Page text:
The film is, no matter how much anyone associated with it would deny it, a very familiar form that we’ve seen before. There is a reason you’ve read about a hundred different comparisons to 1988’s Alien Nation — the two films are very similar in intent and in execution. Alien Nation was about an Earth cop having to adjust to working with an alien partner several years after a large alien population took up permanent residence on Earth. There’s a pretty unsubtle message about race in that film, but at least their metaphor makes some degree of sense. After all, it would take a few years for the aliens to assimilate after they arrived, and seeing the first alien police detective makes sense in that context. Bright is an almost breathtaking failure in terms of internal logic, positioning a world where Orcs and magic have always evidently existed alongside humans, but for some reason, we’re just now making one a cop for the first time. If a film like this is going to work as social commentary in any way, it has to make sense. It has to be something that you can read on a pretty immediate level. Sure, it can be complex so it’s not something you get completely on first glance, but if it doesn’t make sense at all, then it doesn’t work in terms of either theme or plot.
The things that Ayer gets right in Bright are the tangible details of what it feels like to use magic in the world of the film, and there are some moments that are effective. But overall, it was impossible for me to fully give myself over as a viewer because I had a hard time understanding what the stakes were, or what the rules were, or what the basic function of magic is in the world of the film. And I’m pretty much an ideal audience for something like this. I get why Landis made the Star Wars comparison in the first place, and it wasn’t just idle ego. It was because there’s a core idea in Star Wars that is very potent as a storyteller, the idea of characters living in a world where they are able to connect to something larger and more powerful than themselves, something that makes them special. It’s an idea that drives a fair portion of our pop culture right now, and if you’re going to do something with it, it should be something more than “What if there’s a chosen one and a prophecy and a glowing thing that characters have to chase around?”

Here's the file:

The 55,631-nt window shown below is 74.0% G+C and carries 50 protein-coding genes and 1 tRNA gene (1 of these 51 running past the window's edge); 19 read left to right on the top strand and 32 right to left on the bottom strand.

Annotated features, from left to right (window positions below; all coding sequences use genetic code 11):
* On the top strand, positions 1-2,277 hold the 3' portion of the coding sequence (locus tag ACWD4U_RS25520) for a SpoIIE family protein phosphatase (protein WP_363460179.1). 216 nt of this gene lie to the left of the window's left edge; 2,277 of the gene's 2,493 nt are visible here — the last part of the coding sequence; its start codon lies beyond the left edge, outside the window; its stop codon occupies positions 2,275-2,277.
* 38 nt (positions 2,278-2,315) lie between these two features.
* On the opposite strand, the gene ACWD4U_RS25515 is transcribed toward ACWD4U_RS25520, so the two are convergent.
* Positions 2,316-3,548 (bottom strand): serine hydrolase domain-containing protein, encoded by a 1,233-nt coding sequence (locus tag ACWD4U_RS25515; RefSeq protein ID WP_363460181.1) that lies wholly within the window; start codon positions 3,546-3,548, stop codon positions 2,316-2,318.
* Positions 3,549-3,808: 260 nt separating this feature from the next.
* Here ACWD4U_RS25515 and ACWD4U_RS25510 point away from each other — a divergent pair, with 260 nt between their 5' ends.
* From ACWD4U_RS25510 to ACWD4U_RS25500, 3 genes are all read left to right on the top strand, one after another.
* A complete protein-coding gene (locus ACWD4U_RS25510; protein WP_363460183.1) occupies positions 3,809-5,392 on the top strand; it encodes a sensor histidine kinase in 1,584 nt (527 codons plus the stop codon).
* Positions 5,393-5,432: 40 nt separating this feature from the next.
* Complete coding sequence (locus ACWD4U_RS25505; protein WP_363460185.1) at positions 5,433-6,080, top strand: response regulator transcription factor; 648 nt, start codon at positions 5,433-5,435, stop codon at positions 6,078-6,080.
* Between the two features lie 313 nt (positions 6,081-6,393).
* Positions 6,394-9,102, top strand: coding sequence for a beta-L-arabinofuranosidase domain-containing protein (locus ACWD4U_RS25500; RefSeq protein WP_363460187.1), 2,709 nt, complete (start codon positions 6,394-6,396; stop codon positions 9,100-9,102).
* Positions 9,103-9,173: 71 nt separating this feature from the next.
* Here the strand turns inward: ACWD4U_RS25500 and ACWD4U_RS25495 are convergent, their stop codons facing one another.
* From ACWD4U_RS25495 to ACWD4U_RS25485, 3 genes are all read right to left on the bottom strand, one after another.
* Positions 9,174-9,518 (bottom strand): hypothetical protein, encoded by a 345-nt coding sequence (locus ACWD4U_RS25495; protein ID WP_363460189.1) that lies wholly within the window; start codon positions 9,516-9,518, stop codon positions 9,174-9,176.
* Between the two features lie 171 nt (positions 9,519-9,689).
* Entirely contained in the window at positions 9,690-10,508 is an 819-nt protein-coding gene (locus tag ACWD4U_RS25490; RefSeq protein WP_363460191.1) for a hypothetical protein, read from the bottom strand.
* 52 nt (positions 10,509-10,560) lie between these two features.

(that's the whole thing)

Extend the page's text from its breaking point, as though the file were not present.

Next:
Here’s why it doesn’t matter if the first film was good. Hiring Will Smith to star in a Netflix original movie was brilliant because it made people treat it differently than they would treat a movie starring, say, Sterling K. Brown. Brown would absolutely crush it as a character like this, and because we don’t have movie star baggage with him, we might even have a better chance of losing ourselves in the film with him as the star. But casting Will Smith says, “We are making movies that are exactly as big as Hollywood’s biggest movies, and if we want to, we can pay their movie star salaries, too.”
Netflix made noise with Smith’s casting, and then Nielsen helped the company make more noise when it announced that 11 million people watched Bright during its first three days on the streaming service (inviting journalists to speculate about how well the film would’ve performed in theaters over the weekend, but ignoring the logical problem of the difference between turning on something you already paid for, and leaving your house and paying premium theatrical prices), and then Netflix announced the sequel, and they were thrilled to make even more noise. The worst thing that can happen to a Netflix original is not being underseen; it is making no sound whatsoever. There are entire series they have put out that have vanished without leaving the slightest mark on the cultural conversation, and that is what they cannot afford to have happen. They don’t release ratings, and they don’t release subscription numbers, and the data they collect is used internally only, so it’s hard to really set a metric for success for Netflix.
The one metric that they can’t buy, though, is the one that they have demonstrated an appetite for, and that is what Bright did right. It made the noise they wanted it to make, and so they’ll give Ayer a chance to expand the basic world into something that makes sense. He’s going to have to drop the idea that he’s making any kind of nuanced racial allegory, though, because the foundations of the world-building are so broken that any serious unpacking of how this thing approaches race end with the inescapable conclusion that they totally shit the bed on that front. They’ll just have to lean into “magic and monsters and LAPD” and try to have fun and, yes, above all else, figure out a way to make some noise with it.
Running time: 117 minutes
Drew McWeeny | Chief Film Critic